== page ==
In a strongly worded statement the Prince said it would be "ludicrous" to believe the "outrageous and hurtful" claims made in the LWT documentary, Charles At 50, to be screened tomorrow evening.
The rare joint statement from Buckingham Palace and St James's Palace said the Prince, who is in Bulgaria, telephoned the Queen in the afternoon to say how distressed he was by the reports.
He moved quickly to dissociate himself from publicity material issued by LWT to flatly deny the suggestion that he would be privately "delighted if the Queen were to abdicate". He said: "I begin to tire of needing to issue denials of false stories about all manner of thoughts which I am alleged to be having.
"Some stories are so preposterous that they barely warrant a denial. However, others are both so outrageous and hurtful to my family, to the monarchy and to me personally, that they demand a response. The claims made in LWT's press notice are not only deeply offensive but completely wrong. They in no way reflect my views."
The strength of the Prince's tone was unprecedented and surprised even his closest aides but is a further sign of an increasingly robust attitude by the Royal Family to rumour and tabloid speculation.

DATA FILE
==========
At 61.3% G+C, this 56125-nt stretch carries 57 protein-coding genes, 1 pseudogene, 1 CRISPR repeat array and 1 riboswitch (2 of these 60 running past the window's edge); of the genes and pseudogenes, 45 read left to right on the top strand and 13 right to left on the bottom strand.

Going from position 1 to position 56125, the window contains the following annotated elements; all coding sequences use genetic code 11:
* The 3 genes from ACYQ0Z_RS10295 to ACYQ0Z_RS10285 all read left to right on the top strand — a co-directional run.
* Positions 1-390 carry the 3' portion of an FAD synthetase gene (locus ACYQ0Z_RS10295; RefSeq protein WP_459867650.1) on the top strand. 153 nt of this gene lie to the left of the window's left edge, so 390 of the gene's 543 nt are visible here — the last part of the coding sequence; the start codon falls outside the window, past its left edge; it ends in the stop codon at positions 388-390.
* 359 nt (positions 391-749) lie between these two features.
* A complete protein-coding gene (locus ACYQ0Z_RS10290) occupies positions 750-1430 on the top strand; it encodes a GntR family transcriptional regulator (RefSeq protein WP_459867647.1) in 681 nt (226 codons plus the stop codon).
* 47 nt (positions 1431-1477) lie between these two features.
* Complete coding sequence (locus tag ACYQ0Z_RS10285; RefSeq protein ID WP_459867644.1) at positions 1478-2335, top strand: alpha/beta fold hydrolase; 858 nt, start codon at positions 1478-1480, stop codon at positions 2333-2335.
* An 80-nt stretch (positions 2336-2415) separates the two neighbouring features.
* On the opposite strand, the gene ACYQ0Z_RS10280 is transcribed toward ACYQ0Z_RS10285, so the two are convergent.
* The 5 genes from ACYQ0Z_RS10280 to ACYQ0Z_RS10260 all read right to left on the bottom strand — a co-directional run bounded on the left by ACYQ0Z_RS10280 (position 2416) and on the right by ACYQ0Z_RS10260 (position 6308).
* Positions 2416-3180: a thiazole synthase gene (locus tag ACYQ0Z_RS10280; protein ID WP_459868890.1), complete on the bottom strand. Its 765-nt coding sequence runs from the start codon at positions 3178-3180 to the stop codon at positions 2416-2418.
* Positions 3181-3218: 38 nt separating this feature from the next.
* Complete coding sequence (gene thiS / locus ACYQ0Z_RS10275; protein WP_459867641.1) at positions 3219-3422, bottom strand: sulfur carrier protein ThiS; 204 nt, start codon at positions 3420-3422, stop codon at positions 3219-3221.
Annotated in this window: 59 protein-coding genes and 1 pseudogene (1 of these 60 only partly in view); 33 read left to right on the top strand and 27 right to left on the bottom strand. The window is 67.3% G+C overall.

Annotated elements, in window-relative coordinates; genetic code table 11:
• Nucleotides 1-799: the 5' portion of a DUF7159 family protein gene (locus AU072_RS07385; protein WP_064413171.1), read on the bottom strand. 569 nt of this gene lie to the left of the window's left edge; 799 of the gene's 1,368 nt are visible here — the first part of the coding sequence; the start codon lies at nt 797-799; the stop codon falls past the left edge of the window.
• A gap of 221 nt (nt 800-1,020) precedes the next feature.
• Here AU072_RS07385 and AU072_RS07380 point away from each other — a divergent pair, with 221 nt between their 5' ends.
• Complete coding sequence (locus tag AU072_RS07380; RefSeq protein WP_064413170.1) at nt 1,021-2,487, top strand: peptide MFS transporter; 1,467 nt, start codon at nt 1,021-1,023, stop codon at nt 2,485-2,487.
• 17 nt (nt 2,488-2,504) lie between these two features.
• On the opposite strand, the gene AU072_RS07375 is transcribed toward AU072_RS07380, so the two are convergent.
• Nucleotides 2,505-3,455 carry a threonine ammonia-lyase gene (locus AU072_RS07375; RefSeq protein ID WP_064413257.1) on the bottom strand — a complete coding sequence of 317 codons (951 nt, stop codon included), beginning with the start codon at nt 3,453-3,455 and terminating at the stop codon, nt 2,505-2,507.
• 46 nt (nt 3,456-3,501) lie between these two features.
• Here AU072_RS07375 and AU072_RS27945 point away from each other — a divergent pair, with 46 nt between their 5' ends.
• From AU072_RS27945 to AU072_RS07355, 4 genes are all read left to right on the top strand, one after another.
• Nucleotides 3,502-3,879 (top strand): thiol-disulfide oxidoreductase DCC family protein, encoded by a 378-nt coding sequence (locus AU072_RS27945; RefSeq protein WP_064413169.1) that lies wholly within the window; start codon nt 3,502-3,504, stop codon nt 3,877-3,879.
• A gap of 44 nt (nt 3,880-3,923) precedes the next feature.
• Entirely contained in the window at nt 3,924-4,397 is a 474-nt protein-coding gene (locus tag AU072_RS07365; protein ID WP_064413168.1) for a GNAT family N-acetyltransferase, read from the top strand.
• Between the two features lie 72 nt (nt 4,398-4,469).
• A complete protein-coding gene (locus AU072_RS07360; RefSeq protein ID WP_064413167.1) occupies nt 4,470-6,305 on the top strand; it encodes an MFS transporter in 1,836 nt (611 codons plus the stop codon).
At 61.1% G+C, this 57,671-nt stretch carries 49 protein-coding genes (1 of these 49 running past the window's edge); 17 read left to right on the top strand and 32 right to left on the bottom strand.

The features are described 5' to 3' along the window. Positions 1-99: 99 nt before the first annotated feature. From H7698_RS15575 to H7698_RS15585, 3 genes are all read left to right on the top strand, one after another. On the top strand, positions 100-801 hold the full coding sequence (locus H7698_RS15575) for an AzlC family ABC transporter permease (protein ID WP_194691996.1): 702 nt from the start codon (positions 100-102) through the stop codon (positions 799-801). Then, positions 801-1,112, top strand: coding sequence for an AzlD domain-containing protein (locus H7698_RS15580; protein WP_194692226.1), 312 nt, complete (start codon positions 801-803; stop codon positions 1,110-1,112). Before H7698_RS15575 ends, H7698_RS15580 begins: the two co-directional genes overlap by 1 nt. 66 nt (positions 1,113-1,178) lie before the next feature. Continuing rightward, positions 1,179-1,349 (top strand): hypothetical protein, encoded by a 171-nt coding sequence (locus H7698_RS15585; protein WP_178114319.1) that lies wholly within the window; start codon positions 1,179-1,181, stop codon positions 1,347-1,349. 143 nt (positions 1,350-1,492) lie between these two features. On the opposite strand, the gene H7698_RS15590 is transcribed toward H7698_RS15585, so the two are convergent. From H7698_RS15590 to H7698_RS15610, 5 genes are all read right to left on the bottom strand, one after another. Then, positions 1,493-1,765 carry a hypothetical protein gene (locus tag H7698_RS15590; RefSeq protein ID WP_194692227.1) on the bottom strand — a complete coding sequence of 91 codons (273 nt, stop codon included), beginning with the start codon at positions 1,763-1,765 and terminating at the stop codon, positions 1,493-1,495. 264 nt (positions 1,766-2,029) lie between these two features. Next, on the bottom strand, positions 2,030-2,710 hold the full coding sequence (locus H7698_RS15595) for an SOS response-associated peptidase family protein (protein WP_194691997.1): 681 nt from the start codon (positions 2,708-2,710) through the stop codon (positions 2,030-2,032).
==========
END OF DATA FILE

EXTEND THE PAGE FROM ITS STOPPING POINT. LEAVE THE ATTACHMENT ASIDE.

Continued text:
"There is no one with a greater sense of duty and loyalty than The Queen. The Queen will always have my abiding admiration and affection and any suggestion that I wish Her Majesty to abdicate is utterly ludicrous."
The statement comes just two weeks after he released a joint statement with his longtime love, Camilla Parker Bowles, after revelations in a new book by Penny Junor.
The Prince made clear then that the book was not authorised, solicited or approved by the couple. The LWT programme also claims that even if the Prince marries Mrs Parker Bowles, she will never become Queen. Instead, the Princess Royal would become the King's Royal Partner, accompanying him on official engagements and representing the Crown on trips abroad.
A spokeswoman for LWT said it stood by the programme, which was based on a series of briefings with a senior Palace aide. "There were four separate briefings. We specifically asked for information on the Prince of Wales's thinking on the future of the Monarchy.
"These briefings were attended by two senior members of the production team who took detailed notes.
"The key points in the briefing were reiterated at least twice and were checked again as recently as this week."
She added that LWT would not be disclosing the name of the senior Palace aide the programme producers spoke to.
The Prince believes the monarchy needs radical modernising and that he, not the Queen, is the person to do this, the programme says.
He is reported as wanting to streamline the Royal Family, with the Duke of York and Prince Edward becoming "non-working Royals" and no longer receiving public money. The monarchy would become self-financing, with income from the Crown Estate replacing income from the Civil List.
The Crown Estate was surrendered to the government more than 200 years ago, but would be transferred back to the crown. And Windsor would become the official Royal residence, while the new Prince of Wales, Prince William, would move to Highgrove.
But all his plans are on hold until he becomes King, and he wants to be King now, LWT claimed in its press material.